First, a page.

Song Birds sing and make their calls to attract mates and to warn other birds when intruders enter their territory. Mockingbirds are well known to protect their nests. trees and territory from other birds and predators by flying furiously through the air, scaring off unwanted visitors and giving off a loud series of screeches and sounds. They band together to form a cohesive group of birds in their territory and form a formidable defense against intruders.

 

 

 

Birds of Florida – Laughing Gulls

click on images for larger pictures

Laughing Gulls are saltwater shorebirds that are seen near coastal areas, salt marshes and sometimes near urban environments and agricultural areas. I saw these birds flying near the Sanibel Causeway searching for fish to eat. They dive into the water when they spot their prey and grab them with their sharp bills. They are very graceful birds when they fly and seem to use the wind drafts to hang in the air and glide slowly looking for fish. They have an impressive wing span. They are called laughing Gulls because of the sounds they make, ha, ha, ha. You can learn more about these birds and hear an audio clip of their calls by visiting the All About Birds website. Click on pictures for larger images of the birds.

 

 

 

 

 

Glossy Ibis – Florida Birds

Glossy Ibis

Glossy Ibis

 

 

 

 

 

 

Glossy Ibis   (Plegadis falcinellus)

The Glossy Ibis wading bird as you can see from the picture has dark plumage, chestnut-bronze, and green and purple iridescent feathers which are more easily seen on a sunny day.  It has a long curved bill which is also dark in color which sets it apart from it’s white cousin which displays white feathers and an orange bill. They can often bee seen feeding for crayfish in freshwater marshes, swamps, and streams. According to the Audubon Society, the Glossy Ibis crossed the Atlantic from Africa to South American the 19th century and moved northward by way of the Caribbean. It is now distributed along the coastal regions from Maine to Texas. The Glossy Ibis also feeds on fiddler crabs, insects and the poisonous water moccasins in it’s fresh and salt water feeding habitats.I saw this Ibis along a slow moving drainage canal in Ft. Myers.

click on image for clearer picture

 

 

Florida Birds – Anhinga

 

Anhinga (female)
Anhinga (female)

 

Anhinga (male)

Anhinga (male)

Anhinga swallowing fish

Anhinga swallowing fish

I had the opportunity to see some Anhinga’s  the past few weeks not far from where I live and get pictures of them with their distinctive webbed feet, colorful white and black feathers and method of eating fish.  The first picture shows the Anhinga standing on some pipes of a storm water drain waiting for a meal to drift by. You can see their impressive webbed feet which makes them such good swimmers. They can also fly long distances without flapping their wings. The female bird has a brownish neck whereas the male bird in the 2nd and 3rd pictures has a black neck. The Anhinga spears their prey with their bill and swallows them whole. The 2nd and 3rd pictures shows the bird maneuvering a fish it just caught, about 6-7 inches long, into it’s mouth. Anhinga’s are often seen standing with their wings outstretched in the sun because their wings become saturated with water and do not have the oil glands like other birds to keep their feathers dry. I have a another post in this blog showing an Anhinga in this kind of spread wing display. Visit the Cornell Lab of Ornithology, All About Birds to learn more about Anhinga’s. There is an audio clip where you can listen to their sounds.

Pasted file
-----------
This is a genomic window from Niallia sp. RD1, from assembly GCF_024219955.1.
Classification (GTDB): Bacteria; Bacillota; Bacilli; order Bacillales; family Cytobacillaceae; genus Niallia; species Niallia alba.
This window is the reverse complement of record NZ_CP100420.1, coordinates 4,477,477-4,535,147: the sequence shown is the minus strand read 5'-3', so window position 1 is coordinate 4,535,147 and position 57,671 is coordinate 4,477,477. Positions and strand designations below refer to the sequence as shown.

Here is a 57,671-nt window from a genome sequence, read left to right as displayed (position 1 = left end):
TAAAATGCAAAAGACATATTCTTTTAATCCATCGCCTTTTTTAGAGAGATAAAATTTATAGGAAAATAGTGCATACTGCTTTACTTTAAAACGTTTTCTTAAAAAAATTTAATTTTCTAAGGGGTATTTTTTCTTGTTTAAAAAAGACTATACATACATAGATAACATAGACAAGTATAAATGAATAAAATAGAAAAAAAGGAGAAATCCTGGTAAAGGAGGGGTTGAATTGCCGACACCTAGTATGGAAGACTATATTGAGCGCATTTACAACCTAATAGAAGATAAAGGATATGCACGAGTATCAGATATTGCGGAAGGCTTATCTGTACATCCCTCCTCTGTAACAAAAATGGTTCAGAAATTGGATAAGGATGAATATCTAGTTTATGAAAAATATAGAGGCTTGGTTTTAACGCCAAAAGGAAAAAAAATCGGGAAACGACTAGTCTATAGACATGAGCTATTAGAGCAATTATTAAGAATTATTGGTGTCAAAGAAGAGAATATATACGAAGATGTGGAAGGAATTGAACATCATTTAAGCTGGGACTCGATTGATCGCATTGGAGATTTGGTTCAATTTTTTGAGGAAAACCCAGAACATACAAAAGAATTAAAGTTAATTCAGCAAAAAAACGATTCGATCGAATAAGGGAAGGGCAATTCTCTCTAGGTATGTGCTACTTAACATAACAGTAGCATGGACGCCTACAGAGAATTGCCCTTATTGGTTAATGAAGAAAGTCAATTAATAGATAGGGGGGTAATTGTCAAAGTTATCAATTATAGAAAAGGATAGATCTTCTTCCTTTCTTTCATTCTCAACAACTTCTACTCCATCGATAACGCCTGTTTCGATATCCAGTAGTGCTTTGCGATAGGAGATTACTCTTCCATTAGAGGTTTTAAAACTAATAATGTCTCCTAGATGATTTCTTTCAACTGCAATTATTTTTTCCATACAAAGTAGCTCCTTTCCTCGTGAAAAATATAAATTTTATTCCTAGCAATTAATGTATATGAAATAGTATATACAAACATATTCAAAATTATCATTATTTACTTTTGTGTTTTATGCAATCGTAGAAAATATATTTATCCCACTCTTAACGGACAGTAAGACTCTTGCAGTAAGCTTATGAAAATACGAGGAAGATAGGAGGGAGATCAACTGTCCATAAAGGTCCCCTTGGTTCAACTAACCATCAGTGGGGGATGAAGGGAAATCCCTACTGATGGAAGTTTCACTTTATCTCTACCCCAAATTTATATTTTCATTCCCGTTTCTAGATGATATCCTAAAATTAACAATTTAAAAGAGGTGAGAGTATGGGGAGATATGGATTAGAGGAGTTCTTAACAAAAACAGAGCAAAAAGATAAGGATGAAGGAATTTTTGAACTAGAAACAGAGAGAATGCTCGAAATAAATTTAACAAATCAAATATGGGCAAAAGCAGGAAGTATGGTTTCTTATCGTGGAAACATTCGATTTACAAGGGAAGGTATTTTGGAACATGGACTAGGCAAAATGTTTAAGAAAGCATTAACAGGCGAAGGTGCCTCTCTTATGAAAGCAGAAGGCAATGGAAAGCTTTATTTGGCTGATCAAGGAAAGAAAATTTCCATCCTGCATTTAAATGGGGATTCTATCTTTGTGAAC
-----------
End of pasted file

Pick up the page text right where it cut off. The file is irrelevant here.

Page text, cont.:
Click on a picture to get a larger image

 

Birds of Florida – Mottled Ducks

Mottled Duck

Mottled Duck

 

 

 

 

 

Mottled Ducks

Mottled Ducks

 

 

 

 

 

 

Mottled Duck  (Anas fulvigula)

I saw and photographed these Mottled Ducks in a drainage canal off Six Mile Cypress Pkwy in Ft. Myers near the Lee County Sports Complex. I have seen some amazing variety of birds there in this unlikely place of bird watching. Today I saw White Egrets, Blue Herons, White and Glossy Ibis’, and an Anhinga. Mottled Ducks are hard to distinguish from feral Mallard Ducks because they are close relatives and look similar. The Mottled Duck is one of the few non-migratory birds or water-fowl that inhabit the Florida Peninsula. I loved looking at the brown and white stripped bodies of the ducks and their yellow bills. The Florida Fish and Wildlife Commission is worried that the population of native Mottled Ducks are being destroyed by their breeding with feral Mallard Ducks. Go to the Florida Fish and Wildlife website to learn more about these birds and help you distinguish the difference between them and Mallards.